The town of ISE (伊勢) wears its sanctity lightly, and many visitors find the town a disappointingly ordinary place. However, at Ise-jingū (伊勢神宮), Japan’s most sacred Shinto shrine, even non-Japanese visitors can appreciate a deeply spiritual atmosphere. Apart from their historical importance, there is an unquestionable sense of awe and mystery about these simple buildings, with their unusual architecture, deep in the cedar forest. Ise-jingū is naturally a top choice for the first shrine visit of the New Year (hatsu-mōde) on January 1. This is followed by more than 1500 annual ceremonies in honour of Ise’s gods. The most important of these revolve around the agricultural cycle, culminating in offerings of sacred rice (Oct 15–17). In spring (April 5–6) and during the autumn equinox (Sept 22 or 23), ancient Shinto dances and a moon-viewing party take place at the inner shrine.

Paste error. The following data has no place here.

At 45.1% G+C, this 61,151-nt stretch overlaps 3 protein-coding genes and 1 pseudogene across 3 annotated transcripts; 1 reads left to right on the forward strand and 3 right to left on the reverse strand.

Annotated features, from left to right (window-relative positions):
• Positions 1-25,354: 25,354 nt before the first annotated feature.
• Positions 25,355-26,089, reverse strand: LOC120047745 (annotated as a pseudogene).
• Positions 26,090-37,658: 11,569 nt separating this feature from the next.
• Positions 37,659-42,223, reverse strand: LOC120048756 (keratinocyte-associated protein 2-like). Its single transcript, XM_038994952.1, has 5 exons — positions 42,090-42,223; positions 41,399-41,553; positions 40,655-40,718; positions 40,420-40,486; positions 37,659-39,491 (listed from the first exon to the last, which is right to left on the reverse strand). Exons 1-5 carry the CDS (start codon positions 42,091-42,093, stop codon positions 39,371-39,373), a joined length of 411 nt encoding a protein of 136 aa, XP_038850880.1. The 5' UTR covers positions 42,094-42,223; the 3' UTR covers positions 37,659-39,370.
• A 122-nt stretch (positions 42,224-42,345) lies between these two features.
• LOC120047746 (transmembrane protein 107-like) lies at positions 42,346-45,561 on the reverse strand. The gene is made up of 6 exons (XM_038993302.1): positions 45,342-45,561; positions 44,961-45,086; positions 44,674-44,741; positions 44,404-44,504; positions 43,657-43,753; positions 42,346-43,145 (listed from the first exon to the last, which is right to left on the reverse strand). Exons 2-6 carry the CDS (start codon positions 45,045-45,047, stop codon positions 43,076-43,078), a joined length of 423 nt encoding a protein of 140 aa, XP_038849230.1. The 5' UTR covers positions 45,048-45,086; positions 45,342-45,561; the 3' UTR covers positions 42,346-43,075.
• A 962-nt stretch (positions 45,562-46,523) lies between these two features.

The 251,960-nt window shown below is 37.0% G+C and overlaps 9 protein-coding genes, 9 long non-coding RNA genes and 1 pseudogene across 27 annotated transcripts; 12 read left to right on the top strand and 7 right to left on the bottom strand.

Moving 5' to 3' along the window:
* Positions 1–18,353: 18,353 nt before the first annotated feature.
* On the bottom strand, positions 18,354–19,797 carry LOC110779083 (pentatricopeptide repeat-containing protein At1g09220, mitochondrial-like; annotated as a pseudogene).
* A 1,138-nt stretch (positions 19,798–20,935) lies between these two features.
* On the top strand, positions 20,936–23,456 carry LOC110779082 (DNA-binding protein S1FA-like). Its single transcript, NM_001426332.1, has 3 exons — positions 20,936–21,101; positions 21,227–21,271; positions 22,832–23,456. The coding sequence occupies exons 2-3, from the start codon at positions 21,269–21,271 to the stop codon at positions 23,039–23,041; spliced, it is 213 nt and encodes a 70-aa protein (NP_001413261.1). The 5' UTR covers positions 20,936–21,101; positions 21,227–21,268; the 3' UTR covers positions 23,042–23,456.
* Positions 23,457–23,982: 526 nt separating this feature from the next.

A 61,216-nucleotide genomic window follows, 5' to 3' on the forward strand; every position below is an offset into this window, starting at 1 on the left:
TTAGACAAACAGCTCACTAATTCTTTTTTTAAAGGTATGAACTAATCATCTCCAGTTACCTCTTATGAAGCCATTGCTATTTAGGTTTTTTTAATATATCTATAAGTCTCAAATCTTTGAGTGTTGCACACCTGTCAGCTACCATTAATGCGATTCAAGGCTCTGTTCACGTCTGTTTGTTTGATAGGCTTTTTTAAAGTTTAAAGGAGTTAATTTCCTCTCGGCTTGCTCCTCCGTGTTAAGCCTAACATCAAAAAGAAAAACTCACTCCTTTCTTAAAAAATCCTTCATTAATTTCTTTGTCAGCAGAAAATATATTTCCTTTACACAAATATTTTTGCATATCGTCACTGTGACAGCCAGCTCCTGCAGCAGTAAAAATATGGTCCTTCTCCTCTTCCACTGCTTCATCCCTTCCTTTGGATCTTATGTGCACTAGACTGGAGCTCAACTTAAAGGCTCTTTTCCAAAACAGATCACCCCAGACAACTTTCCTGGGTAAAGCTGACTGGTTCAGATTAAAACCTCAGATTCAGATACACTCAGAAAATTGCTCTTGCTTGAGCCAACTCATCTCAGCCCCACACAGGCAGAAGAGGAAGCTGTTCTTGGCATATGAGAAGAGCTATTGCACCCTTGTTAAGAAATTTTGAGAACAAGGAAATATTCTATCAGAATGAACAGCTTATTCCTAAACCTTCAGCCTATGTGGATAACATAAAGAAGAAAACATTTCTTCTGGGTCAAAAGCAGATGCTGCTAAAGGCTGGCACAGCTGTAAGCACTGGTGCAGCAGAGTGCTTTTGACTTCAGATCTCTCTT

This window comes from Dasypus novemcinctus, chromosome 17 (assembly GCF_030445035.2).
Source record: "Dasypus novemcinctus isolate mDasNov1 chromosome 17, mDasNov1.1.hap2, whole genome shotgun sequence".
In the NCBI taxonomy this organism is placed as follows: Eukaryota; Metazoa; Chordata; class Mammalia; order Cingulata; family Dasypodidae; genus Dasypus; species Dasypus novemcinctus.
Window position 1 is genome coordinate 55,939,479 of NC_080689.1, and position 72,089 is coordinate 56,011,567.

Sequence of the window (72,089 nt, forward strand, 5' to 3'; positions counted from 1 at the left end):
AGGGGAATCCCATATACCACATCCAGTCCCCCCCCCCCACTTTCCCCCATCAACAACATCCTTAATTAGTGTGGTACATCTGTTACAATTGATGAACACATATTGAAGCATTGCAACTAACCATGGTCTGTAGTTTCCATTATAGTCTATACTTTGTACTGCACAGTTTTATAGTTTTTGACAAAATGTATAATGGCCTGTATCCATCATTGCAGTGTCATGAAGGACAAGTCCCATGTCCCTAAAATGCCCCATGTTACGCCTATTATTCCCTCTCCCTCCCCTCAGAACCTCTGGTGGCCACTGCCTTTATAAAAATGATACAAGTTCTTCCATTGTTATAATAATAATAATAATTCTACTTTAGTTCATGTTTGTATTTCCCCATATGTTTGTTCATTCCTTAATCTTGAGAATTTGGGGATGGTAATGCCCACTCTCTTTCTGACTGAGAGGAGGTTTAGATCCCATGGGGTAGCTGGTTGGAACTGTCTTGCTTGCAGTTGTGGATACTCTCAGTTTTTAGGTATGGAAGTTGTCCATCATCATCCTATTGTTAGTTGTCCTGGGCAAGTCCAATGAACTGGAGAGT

Central Ise is bounded to the north by the JR and Kintetsu-line train tracks and by the Seta-gawa River to the east. The southwestern quarter is taken up by a large expanse of woodland (which accounts for a full third of the town’s area), in the midst of which lies the first of Ise-jingū’s two sanctuaries, the Gekū, or outer shrine. This is within easy walking distance of both train stations, but to reach the Naikū, or inner shrine, some 6km to the southeast, you’ll need to take a bus. The two shrines follow roughly the same layout, so if you’re pushed for time, head straight for the more interesting Naikū.

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